MASSACHUSETTS INSTITUTE OF TECHNOLOGY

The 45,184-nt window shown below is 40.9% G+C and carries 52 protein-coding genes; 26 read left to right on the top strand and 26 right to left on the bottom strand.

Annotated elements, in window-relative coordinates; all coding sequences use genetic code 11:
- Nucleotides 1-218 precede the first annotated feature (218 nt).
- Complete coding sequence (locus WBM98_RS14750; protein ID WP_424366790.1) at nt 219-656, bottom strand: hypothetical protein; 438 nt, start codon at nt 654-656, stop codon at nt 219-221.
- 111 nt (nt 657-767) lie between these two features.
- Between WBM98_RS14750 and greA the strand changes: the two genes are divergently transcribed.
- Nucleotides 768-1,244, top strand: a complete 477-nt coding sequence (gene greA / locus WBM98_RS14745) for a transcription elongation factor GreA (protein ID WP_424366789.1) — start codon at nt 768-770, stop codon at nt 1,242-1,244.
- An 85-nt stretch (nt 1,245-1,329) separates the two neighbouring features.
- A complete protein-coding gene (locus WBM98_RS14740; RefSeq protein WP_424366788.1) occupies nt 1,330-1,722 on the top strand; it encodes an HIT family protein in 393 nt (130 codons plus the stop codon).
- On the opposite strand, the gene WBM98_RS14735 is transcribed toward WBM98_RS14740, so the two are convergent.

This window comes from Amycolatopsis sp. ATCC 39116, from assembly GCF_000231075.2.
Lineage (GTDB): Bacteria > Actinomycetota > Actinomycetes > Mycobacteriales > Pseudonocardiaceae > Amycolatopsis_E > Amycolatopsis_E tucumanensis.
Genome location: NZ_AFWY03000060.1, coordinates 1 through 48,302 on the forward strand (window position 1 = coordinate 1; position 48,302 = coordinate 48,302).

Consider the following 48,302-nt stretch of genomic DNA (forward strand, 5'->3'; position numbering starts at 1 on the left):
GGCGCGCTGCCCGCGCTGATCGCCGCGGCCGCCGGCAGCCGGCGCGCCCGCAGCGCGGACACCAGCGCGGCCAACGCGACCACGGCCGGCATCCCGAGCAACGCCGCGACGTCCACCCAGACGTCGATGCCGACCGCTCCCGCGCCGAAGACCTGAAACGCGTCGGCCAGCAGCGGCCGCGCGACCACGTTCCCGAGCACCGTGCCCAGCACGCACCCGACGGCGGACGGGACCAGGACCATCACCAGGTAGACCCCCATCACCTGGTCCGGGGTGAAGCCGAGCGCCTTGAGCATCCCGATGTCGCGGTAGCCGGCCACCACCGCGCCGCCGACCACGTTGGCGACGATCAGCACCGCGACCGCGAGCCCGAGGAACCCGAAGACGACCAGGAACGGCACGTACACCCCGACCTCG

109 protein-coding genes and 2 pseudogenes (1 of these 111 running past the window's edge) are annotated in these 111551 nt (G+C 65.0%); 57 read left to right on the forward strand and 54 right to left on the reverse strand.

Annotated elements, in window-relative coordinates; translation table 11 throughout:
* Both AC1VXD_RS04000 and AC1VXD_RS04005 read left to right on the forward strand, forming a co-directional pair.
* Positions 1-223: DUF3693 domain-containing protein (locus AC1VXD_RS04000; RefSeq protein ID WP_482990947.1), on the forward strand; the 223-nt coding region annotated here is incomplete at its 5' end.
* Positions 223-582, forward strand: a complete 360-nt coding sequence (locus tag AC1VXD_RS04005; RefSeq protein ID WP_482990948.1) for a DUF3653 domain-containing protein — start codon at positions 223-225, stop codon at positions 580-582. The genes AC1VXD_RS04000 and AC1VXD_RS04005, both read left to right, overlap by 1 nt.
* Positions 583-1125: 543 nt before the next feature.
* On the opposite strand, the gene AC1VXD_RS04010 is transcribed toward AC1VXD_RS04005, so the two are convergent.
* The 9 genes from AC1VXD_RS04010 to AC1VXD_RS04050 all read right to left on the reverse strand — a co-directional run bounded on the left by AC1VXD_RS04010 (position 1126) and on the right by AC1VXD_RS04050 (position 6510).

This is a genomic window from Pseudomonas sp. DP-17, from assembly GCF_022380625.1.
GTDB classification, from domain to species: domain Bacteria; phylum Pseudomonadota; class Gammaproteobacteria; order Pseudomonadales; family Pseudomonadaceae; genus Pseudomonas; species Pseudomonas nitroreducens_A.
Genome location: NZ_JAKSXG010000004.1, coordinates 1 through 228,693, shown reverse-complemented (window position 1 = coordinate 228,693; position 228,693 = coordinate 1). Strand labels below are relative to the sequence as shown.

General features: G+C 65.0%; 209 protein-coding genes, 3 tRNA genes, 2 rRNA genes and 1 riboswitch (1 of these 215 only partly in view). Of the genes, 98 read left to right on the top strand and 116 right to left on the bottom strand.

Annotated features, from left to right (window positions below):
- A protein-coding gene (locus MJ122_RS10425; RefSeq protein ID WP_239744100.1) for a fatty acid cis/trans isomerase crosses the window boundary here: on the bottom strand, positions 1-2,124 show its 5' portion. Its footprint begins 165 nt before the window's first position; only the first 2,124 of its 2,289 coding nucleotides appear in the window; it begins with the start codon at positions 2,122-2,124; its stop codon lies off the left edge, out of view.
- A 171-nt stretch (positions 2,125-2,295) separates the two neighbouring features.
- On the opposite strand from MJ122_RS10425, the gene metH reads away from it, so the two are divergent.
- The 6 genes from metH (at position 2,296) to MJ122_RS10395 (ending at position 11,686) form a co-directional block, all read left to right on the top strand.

Aneuploidy is the leading cause of miscarriages in humans and a hallmark of cancer. Determining the origins and effects of aneuploidy is thus vital for understanding the principles underlying tumor formation and infertility. We had previously examined the effects of aneuploidy on yeast cells and found the condition to cause a proliferation defect and a set of phenotypes that is independent of the identity of the additional chromosome. Our working hypothesis was and continues to be that some aspect of aneuploidy (i.e. stress on the protein synthesis, turn-over and/or folding machinery) elicits a response that is not unlike a stress response and results in a proliferation defect. Most tumor cells are aneuploid suggesting that aneuploidy plays an important role in tumor formation. Mutations that suppress the proliferation defects caused by aneuploidy will therefore shed light on how tumors evolve. In Specific Aim 3 of the parent proposal and in the extended version thereof described in the Supplemental Application we proposed to identify mutations that suppress the proliferation defect of aneuploid yeast cells. The characterization of such aneuploidy-tolerating mutations will likely provide vital insights into the mechanisms of tumorigenesis.